The Columbia River Crossing may take two years longer to complete than planners thought a year ago, with recent estimates for a completion now stretching as far as August 2022.
The cost of the delay — caused by missing several key deadlines in late 2010 and also the revamp of the bridge design this year — is already included in the current $3.1 billion to $3.5 billion estimate for the project, a spokeswoman said Tuesday.
But as recently as Friday, the CRC maintained that the project was still on track to start in 2013 and be finished between 2018 and 2020.
The new completion dates of August 2021 to August 2022 were listed on the last page of a 134-page Cost Estimate Validation Process released this month. The document is part of an annual analysis of the project’s risk factors conducted by the Washington State Department of Transportation.
The same document from last year put the project’s completion from June 2019 to January 2021.
Crossing spokeswoman Mandy Putney said that the CEVP is a nationally recognized cost estimating process that the state uses for many of its large transportation projects. Changes happen year to year in timeline and cost estimates as plans become more clear, she said.
“It’s a snapshot in time, we use the best information we have when we do it as a way to stay current and assess our estimates,” Putney said. “It’s a rigorous process considering risk and opportunity that allows us to manage the schedule. We have a lot of confidence in the process.”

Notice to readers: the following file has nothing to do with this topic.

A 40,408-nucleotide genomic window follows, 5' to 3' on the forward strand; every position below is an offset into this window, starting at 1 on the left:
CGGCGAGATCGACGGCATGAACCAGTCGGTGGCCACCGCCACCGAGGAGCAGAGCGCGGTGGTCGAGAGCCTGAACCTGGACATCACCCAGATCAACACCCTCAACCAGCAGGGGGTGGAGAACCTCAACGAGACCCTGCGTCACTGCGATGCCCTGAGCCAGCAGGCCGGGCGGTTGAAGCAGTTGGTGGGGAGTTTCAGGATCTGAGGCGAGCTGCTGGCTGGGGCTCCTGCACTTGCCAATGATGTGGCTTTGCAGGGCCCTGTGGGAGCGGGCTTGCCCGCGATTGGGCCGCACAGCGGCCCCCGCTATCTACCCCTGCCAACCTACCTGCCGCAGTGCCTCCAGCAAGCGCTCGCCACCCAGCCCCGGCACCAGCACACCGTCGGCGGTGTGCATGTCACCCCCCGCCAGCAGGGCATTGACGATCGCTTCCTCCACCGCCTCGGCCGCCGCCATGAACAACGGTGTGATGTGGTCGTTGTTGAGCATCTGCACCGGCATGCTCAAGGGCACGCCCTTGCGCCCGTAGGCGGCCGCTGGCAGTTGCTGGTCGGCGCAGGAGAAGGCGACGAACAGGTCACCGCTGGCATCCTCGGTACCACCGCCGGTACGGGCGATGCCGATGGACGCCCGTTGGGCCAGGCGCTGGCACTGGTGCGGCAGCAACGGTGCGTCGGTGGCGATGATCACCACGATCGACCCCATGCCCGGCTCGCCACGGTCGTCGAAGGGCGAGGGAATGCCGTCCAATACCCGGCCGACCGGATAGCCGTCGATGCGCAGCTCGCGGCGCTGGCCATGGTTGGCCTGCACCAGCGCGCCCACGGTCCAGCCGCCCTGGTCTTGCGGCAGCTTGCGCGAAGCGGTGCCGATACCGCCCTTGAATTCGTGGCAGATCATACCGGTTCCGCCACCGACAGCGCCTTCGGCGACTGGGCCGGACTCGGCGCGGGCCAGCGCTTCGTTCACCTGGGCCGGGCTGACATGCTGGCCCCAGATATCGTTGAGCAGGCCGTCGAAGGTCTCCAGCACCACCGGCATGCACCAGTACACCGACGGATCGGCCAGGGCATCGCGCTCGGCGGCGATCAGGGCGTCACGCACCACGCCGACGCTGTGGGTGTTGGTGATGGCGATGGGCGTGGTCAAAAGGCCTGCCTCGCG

But Columbia River Crossing critic and Portland economist Joe Cortright challenged the CEVP’s effectiveness. He pointed out that the April 2010 estimates showed that the final Record of Decision would be handed down in December 2010 — now the project expects the federal go-ahead this December, a year later.
“This error shows that they can’t accurately predict how long tasks scheduled for the next 18 months will take, and this project as planned will now stretch out over more than a decade,” he wrote in an email.
He called the risk prediction process complicated and elaborate.
“It has lots of numbers and a fancy, incomprehensible name,” Cortright said. “But it’s just wrong.”
The CRC sent a news bulletin on Friday, lauding $100 million in savings the CEVP also said it found, due to more certainty in construction costs and the cheaper deck truss bridge style chosen by the governors of Oregon and Washington in the spring.
The CEVP’s cost estimates for the crossing, despite the extra two years added to the schedule, show little change.
Also, construction itself is still expected to take just as long, Putney said: Work will start in late 2013 and finish by early 2021, with the tail end of work into 2022 involving the demolishing of the old bridges.
But the state’s assessment also includes numerous risk factors that could cost taxpayers millions.
Among the scenarios listed in the lengthy document are a one-year delay in financing — a risk that would cost an estimated $53 million in inflation and increased overhead costs.
Putney said financing — pulling together $900 million from Oregon and Washington, and receiving more than $1 billion each from tolling and the federal government — remains one of the key variables at this stage.